Any proposed rule in a Federal Energy Regulatory Commission (FERC or Commission) transmission-related proceeding should avoid mandating “top down” planning approaches, particularly those that identify resources based on speculative long-term assumptions about particular areas that have “potential” for resources to be developed, and/or that are based on long-range planning horizons, the American Public Power Association (APPA) recently argued.
APPA’s reply comments came in an advance notice of proposed rulemaking (ANOPR) proceeding at FERC. FERC issued the ANOPR in July 2021 to reform its transmission planning, cost allocation, and generator interconnection rules (Docket No. RM21-17).
APPA emphasized in its initial comments that its members’ experiences regarding transmission planning, generator interconnection, and cost allocation have varied by region and by transmission provider, and that diversity of perspectives is evident in the initial comments.
In the reply comments, the public power trade group said developing actionable transmission plans 10-20 years into the future on a uniform basis creates the risk of missing material changes in available resources, technology and load characteristics, as well as local and state laws imposing locational resource requirements, as commenters explained.
Although some commenters and technical conference panelists downplay the risk of overbuilding the grid or creating stranded transmission investments, the comments adequately substantiate these concerns, particularly as longer planning horizons are proposed, APPA said.
“Moreover, as Dr. David Patton observed at the November 15 Technical Conference, even if transmission does not go wholly unused, it may be economically inefficient from a consumer perspective if the assumptions on which transmission planning is based prove to be inaccurate,” APPA said. Patton serves as an independent market monitor for several regional grid operators.
“APPA recognizes that an overly conservative approach to transmission planning carries its own risks. But an effective bottom-up planning approach focused on the plans of LSEs [load-serving entities] is not overly conservative; it reflects a sufficiently broad and long-term view of future resources, while limiting transmission based on speculative future generation.”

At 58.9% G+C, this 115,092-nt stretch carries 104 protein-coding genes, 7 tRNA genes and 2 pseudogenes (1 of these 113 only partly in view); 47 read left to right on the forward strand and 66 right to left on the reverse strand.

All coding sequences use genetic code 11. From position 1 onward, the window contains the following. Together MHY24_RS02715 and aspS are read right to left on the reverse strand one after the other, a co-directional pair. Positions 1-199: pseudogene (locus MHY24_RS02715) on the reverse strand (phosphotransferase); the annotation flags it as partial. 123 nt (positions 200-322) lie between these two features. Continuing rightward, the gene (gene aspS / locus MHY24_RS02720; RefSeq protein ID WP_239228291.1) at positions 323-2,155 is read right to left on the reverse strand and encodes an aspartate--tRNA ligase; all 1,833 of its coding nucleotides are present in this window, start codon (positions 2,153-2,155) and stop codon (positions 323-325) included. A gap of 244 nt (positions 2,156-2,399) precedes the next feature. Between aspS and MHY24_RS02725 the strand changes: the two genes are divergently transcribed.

LSE resource plans, “moreover, provide a basis for collaboration and input between transmission planners, transmission owners, LSEs, states, and other stakeholders to identify the most efficient and cost-effective transmission facilities to meet the needs driven by LSE resource plans.”
Such collaboration “is likely to result in greater consensus on appropriate transmission facilities and help reduce cost allocation disputes. By focusing on cost-effective transmission solutions that ensure that LSEs can serve their customers reliably and affordably, the transmission planning process is likely to consider the sort of long-term look at anticipated future generation that the Commission discusses in the ANOPR.”
If, contrary to APPA’s recommendations, FERC facilitates a more speculative, top-down, long-range transmission planning process, it should consider measures that will diminish the risk to transmission customers, the group argued.
The initial comments and November 15 Technical Conference discussion also indicate support for regional flexibility in applying any revised transmission planning rules adopted by the Commission, APPA pointed out.
APPA urged the Commission to take a broader approach to regional flexibility. “Consistent with the path taken in Order No. 1000, the Commission could set more general guidelines about the need to plan for anticipated future generation and let particular planning regions propose compliance plans,” it said.
With respect to costs, APPA urged caution with respect to allocating costs based on ill-defined resilience benefits provided by new or upgraded transmission facilities.
“The Commission should not be prescriptive about how ‘resilience’ should be accounted for in the planning process, or how costs associated with promoting resilience should be allocated,” APPA said.
Regional planning processes that account for anticipated generation and utilize scenario planning as supported by APPA “should be able to identify particular risks or scenarios that stakeholders must guard against from a reliability and resilience perspective, which should also allow for reasonable identification of beneficiaries for purposes of allocating costs.”